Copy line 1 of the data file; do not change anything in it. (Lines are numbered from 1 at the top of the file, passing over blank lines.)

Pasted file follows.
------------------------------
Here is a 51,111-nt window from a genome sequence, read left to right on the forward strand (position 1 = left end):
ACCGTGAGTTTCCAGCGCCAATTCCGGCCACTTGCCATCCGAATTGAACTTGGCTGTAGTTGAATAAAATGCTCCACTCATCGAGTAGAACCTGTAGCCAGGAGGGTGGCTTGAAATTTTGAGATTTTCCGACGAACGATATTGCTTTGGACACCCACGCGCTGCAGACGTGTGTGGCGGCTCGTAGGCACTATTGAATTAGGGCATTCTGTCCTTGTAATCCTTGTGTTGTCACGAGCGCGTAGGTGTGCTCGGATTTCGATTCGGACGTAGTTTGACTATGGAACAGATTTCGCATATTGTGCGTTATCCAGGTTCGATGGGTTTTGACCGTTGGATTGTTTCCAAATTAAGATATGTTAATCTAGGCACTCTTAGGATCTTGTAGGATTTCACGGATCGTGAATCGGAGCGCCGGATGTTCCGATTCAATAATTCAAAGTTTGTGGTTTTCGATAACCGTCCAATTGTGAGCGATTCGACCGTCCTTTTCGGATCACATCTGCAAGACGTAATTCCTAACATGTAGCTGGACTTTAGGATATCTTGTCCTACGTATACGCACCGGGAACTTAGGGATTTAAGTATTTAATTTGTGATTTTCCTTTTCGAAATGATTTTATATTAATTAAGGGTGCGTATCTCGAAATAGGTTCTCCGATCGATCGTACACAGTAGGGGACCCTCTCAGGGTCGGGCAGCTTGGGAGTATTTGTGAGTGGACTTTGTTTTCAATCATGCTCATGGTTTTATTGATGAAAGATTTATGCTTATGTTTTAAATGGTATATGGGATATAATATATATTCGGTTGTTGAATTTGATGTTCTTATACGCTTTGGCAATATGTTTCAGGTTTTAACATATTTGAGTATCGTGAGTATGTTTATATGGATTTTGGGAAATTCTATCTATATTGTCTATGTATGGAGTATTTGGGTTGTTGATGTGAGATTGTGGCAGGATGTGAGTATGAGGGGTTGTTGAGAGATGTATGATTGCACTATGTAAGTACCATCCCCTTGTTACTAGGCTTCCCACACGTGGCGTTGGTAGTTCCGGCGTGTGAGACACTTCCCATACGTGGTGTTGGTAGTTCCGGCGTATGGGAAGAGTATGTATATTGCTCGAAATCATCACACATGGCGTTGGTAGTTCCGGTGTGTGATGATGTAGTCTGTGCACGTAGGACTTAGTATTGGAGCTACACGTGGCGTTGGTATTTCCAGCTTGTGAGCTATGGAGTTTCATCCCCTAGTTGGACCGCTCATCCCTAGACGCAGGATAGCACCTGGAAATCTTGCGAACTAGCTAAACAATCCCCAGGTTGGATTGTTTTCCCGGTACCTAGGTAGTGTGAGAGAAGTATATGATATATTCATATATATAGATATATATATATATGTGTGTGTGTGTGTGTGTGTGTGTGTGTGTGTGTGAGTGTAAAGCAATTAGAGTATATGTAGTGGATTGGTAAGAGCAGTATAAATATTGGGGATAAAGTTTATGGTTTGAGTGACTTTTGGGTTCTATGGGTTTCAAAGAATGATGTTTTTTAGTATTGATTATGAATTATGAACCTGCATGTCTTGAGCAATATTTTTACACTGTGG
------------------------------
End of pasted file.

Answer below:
Here is a 51,111-nt window from a genome sequence, read left to right on the forward strand (position 1 = left end):